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Physicochemical properties of castor bean culture fiber residue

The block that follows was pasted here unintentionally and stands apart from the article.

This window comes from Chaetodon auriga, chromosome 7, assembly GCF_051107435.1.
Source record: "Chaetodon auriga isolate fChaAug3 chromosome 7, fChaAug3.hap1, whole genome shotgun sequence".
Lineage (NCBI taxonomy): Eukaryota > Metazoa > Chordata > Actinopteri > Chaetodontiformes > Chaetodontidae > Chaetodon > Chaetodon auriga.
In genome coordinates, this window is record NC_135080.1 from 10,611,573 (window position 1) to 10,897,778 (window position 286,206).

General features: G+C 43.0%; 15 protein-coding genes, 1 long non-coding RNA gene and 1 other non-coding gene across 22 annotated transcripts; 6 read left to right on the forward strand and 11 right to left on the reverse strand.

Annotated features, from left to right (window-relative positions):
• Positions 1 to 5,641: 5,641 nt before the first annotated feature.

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https://www.eduzhai.net International Journal of Materials Engineering 2014, 4(2): 75-78 DOI: 10.5923/j.ijme.20140402.05 Physical and Chemical Properties of Fibrous Residues of Castor Bean Culture Juliano Souza Vasconcelos1, Diego Henrique de Almeida2, Tiago Hendrigo de Almeida3, Julio Cezar Souza Vasconcelos4, André Luis Christoforo1,*, José Cláudio Caraschi3, Francisco Antonio Rocco Lahr2 1Civil Engineering Department, Federal University of São Carlos, São Carlos, 13565-905, Brazil 2Structural Engineering Department, Engineering School of São Carlos (EESC/USP), São Carlos, 13566-590, Brazil 3Wood Engineering Department, Paulista State University, Campus of Itapeva, Itapeva, 18409-010, Brazil 4Mathematics Department, Federal University of São Carlos, São Carlos, 13565-905, Brazil Abstract Researches regarding the use of agricultural residues as raw material for the fibrous pulp and paper industries are important, especially the use of castor (Ricinus communis L.), whose application can be found in many sectors of the economy, with its main product derived from the oil of its seeds. Thus, this study aimed to investigate the physico-chemical properties of castor fibrous waste, such as leaves, branches and stems to evaluate the potential of these residues for pulp and paper production. Results of physico-chemical analysis of castor residues revealed the following contents: 80.10 % of holocellulose (50.56% of cellulose and 29.64% of hemicellulose); 17.34% of lignin; 1.48% of ash; 1.24% of extractives soluble in hot water; and 1.88% of extractives soluble in organic solvents. In general, fibrous crop residues of castor presented as a good alternative for pulp and paper manufacturing, since they have high cellulose content compared with its basic density. Keywords Residues, Castor bean culture, Holocellulose content, Cellulose content 1. Introduction Searching for new materials around the world is very important to meet human needs. Castor bean (Ricinus communis L.) is an oilseed plant found in many regions of Brazil, with great social importance, can be cultivated by small agricultural producers [1]. Application of castor can be performed in numerous sectors of the economy, with its main product derived oil from its seeds [2]. Castor oil is used in the manufacture of paints, lubricants, cosmetics, other pharmaceutical drugs and also as adhesives in wood-based panels and lignocellulosic materials [3-5]. Brazilian pulp and paper industries present crescent demand, getting a large growth in recent decades. The successful use of fibrous raw materials of appropriate from good silvicultural treatments and better industrial processes contributed to the success of these segments [6]. To meet the needs of the sector related to obtaining raw materials, using wood from planted forests (mainly genera * Corresponding author: alchristoforo@yahoo.com.br (André Luis Christoforo) Published online at https://www.eduzhai.net Copyright © 2014 Scientific & Academic Publishing. All Rights Reserved Eucalyptus and Corymbia) is the most widely practice [7, 8]. Researches regarding the use of agricultural residues as feedstock for the fibrous pulp and paper are important. Studies with crop residue of cane sugar [9] and banana [10] showed satisfactory results and which allow the use of these residues in paper industry. Research with three different crops of castor beans shows ram that fibers from plant stem, compared with Pinus and Eucalyptus fibers (main genera in Brazilian planted forests) are considered, respectively, as long and short [11]. Technological characteristics of castor beans present it as a possible raw material for of pulp and paper production, however, we must highlight the negative effect of marrow stem that is not a fibrous material, what do can negatively affect the pulp yield and paper [12]. In addition to the products and by-products of castor bean plantation, a large amount of fibrous agricultural residues are produced. Production waste castor (leaves, branches and stems) are often burned in order to prepare the soil for next planting [11, 12]. In this context, the aim of this paper consists in to determine physico-chemical properties of fibrous waste castor beans, such as leaves, branches and stems to evaluate the potential of these residues for pulp and paper. 76 Juliano Souza Vasconcelos et al.: Physical and Chemical Properties of Fibrous Residues of Castor Bean Culture 2. Material and Methods Castor crop residues (stems, branches and leaves of plants) from plantations in the state of São Paulo were used. After dried, they were processed in the mill type grinder. Sawdust produced was classified as sieves to obtain the fraction between 40/60 mesh, as recommended by Code T 264 CM: 2007 [13]. - Analysis of physical properties - Determination of moisture content of castor Determination of moisture content of castor was performed according to the Brazilian standard ABNT NBR 1986 [14]. In a pre-weighed filter, 1 g of sample was added, taken to the oven (105±2ºC) for about 4 hours and, then, transferred into the weigh-filters to a desiccator until constant weight. Moisture content of castor oil was given by Equation 1: % M= oisture m1 − m2 ⋅100 m1 (1) where: %Moisture = castor moisture (%); m1 = mass of wet sample (g); m2 = mass of dry sample (g). - Determination of bulk density of castor: Bulk density was determined according to Code SCAN-CM 46:1992 [15]. Procedure consisted of determining the mass of the sample in a known volume bottle, and was repeated several times for each sample until obtaining five measurements with an average deviation lower than 5%. Bulk density is he ratio between the fibers mass and volume occupied by them, Equation 2: d=m V (2) where: d = apparent density (g/cm³); m = mass of dry sample castor (g); V = volume of dry sample castor (cm³). - Determination of castor density: Determination of density of the castor was performed according to standard ABTCP: 1974 [16]. The chips were positioned in a plastic net and placed in a box with water until complete saturation. So, chips immersed in water were weighed in a hydrostatic balance, 10mg precision. After removing superficial water from the chips, they were weighed on the same balance. Then, the chips were dried (105±2°C), cooled in a desiccator and weighed again. Specific gravity was determined using Equation 3: db = ms mv − mi (3) where: db = basics density (g/cm³); ms = mass of dry sample in oven (g); mv = mass of saturated sample with water (g); mi = mass of saturated timber immersed in water (g). - Analysis of the chemical properties - Holocellulose content in castor: In a flask with 250mL was added 4g of dry sample of ground castor and classified in sieves 40 and 60 mesh, 140 mL of distilled water, 3 mL of glacial acetic acid, 3.3 g of sodium chlorite and 4 3g of sodium acetate. The flask was capped with another conical flask of 25ml inverted on the first and the assembly was placed in a thermostat at 70±2°C. The reaction mixture was kept under stirring and after 30 minutes were added 3.0mL of glacial acetic acid and 3.3g of sodium chlorite. This treatment was repeated four more times. At the end of 150 minutes the mixture was cooled below 10°C and then filtered on a sintered glass funnel tared. Holocellulose (solid residue) was washed with about 1L of distilled water until the filtrate or exit colorless and neutral pH. It was then washed three times with ethanol and dried at 105±5°C. Cooled down in a desiccator until constant weight. The percentage of holocellulose was obtained from Equation 4: % Holocellulo se = mH x 100 mA (4) where: %Hollocelulose = holocellulose content in castor (%); mH = dry weight of holocellulose (g); mA = free sample mass of extractives and moisture (g). - Cellulose content in castor: In a beaker with 100 mL was placed 1g of holocellulose and 15 ml of potassium hydroxide. After 15 hours under stirring, filter the mixture into a sintered glass funnel n. 1 tared, washing the precipitate with distilled water to neutral, then washed with 1% acetic acid and finally with excess ethanol. The pulp obtained was dried in ambient air for 48 hours at 105±5°C for 30 minutes. Cooled down to pulp in a desiccator to constant weight. It was determined the content of cellulose from Equation 5: % Cellulose = mC x 100 mH (5) where: %Cellulose = cellulose content in castor (%); mC = mass of dry cellulose (g). - Hemicellulose content in castor: The hemicellulose content was determined by the difference between the content of holocellulose and cellulose, according to Equation 6: % Hemicellulose = % Holocelulose - % Celulose (6) where: %Hemicellulose = hemicellulose content of the castor (%); - Lignin content in castor: The determination of the percentage of lignin was performed in duplicate for samples of castor. The methods are specified in standard T 222 OM [17]. International Journal of Materials Engineering 2014, 4(2): 75-78 77 - Content of extractives soluble in hot water in castor: Was added to about 10.0g material in a container with 500 ml distilled water. The mixture was heated at reflux temperature for 4 hours then filtered and the dried material. It was determined the percentage of extractives soluble in hot water by the difference in mass of dry feedstock before and after the extraction process, according to Equation 7: % Extractives1 = mk − mb mk x 100 (7) where: %Extractives1 = percentage of extractives soluble in hot water (%); mk1 = mass of dry material not extracted with hot water (g); mb = mass of dry material extracted with hot water (g). - Content of extractives soluble in organic solvents in castor: The residue samples castor experienced a process of extraction in a Soxhlet extractor using a mixture of cyclohexane/ethanol at a ratio one to one volume over a period of 8 hours in order to remove the organic-soluble extractives. After extraction, the sample was dried in air and then in an oven with air circulation at 105±5°C for 24 hours. It was determined the percentage of extractives on the difference in mass of dry feedstock before and after the extraction process according to Equation 8: % Extractives2 = mk1 − mb1 mk1 x 100 (8) where: % Extractives2 = percentage of extractives soluble in organic solvents (%); mk1 = mass of dry material not extracted with organic solvents (g); mb1 = mass of dry material extracted with organic solvents (g). - Ash content in castor: For the determination of inorganic material (ash), used pre-weighed crucibles up to 600ºC. 1g of sample were placed in the crucible. Following is externally heated crucibles in a Bunsen burner, promoting the slow combustion of the sample, until no more calls inside. It took the crucibles in muffle furnace (600°C) for 4 hours. The calcined samples were placed in a desiccator for cooling to constant weight. The ash content was determined by the Equation 9: % Ash = m3 x 100 m2 (9) where: % Ash = ash percentage in castor (%); m3 = mass of ash (g). 3. Results and Discussions Table 1 shows the results for the physical properties of the waste castor. The values determined for the physical properties were close to the values determined by other researchers for castor. The basic density of castor oil is lower than the density of the woods Eucalyptus [18]. Table 1. Physical properties of castor bean waste % Moisture (%) d (g/cm³) db (g/cm³) 10.19 0.35 0.28 Table 2 shows the results for the chemical analysis of residues of castor oil. Table 2. Chemical analysis of residues of castor % Hollocelulose (%) % Celullose (%) % Hemicellulose (%) % Lignin (%) % Ash (%) % Extractives1 % Extractives2 80.10 50.46 29.64 17.34 1.48 1.24 1.88 The sum of the chemical constituents in the chemical analysis shows a percentage equal to 102.4%, and this is acceptable, due to the large number of individual analysis can overlap combined with the addition of individual errors in the interpretation of results [19] results. The residues of castor analyzed in this study showed an interesting amount of cellulose (more than 50% of the chemical composition) and few undesirable constituents such as ash and extractives. The holocellulose content was very close to those found in the woods of the genus Eucalyptus. Compared with Eucalyptus woods, fibrous crop residues of castor have less lignin content [18]. The ash content of samples varies from Eucalyptus species and location of the plant, ranging from 0.5% to 5% [18]. The lignin content of castor analyzed in this study was around 1.5%. 4. Conclusions Fibrous crop residues of castor presented as a good alternative to the pulp and paper industries therefore have high cellulose content compared with the basic density. ACKNOWLEDGMENTS The authors thank the UNESP Campus of Itapeva, Laboratory of Pulp and Paper, the possibility of this research. We also thank CAPES and CNPq for financial support. 78 Juliano Souza Vasconcelos et al.: Physical and Chemical Properties of Fibrous Residues of Castor Bean Culture REFERENCES [1] Ventura, D. A. M. F.; Alves, K. B.; Santos, M. K. V. A. Análise comparativa entre o biodiesel de girassol e biodisesel de mamona. In: CONGRESSO BRASILEIRO DE MAMONA, 4, João Pessoa, 2010. Proceedings… João Pessoa: EMBRAPA, 2010. CD-ROM. [2] Naka, S. Determinação das propriedades físicas dos grãos de mamona “Guarani” visando armazenagem em silos verticais. Dissertação de Mestrado. Faculdade de Engenharia Agrícola, Universidade Estadual de Campinas, Campinas, 2010. [3] Goneli, A. L. D. Variação das propriedades físico-mecânicas e de qualidade da mamona (Ricinus communis L.) durante a secagem e o armazenamento. Tese de Doutorado. Universidade Federal de Viçosa, Viçosa, 2008. [4] Silva, S. A. M.; Christoforo, A. L.; Panzera, T. H.; Almeida, D. H.; Segantini, A. A. S.; Lahr, F. A. R. 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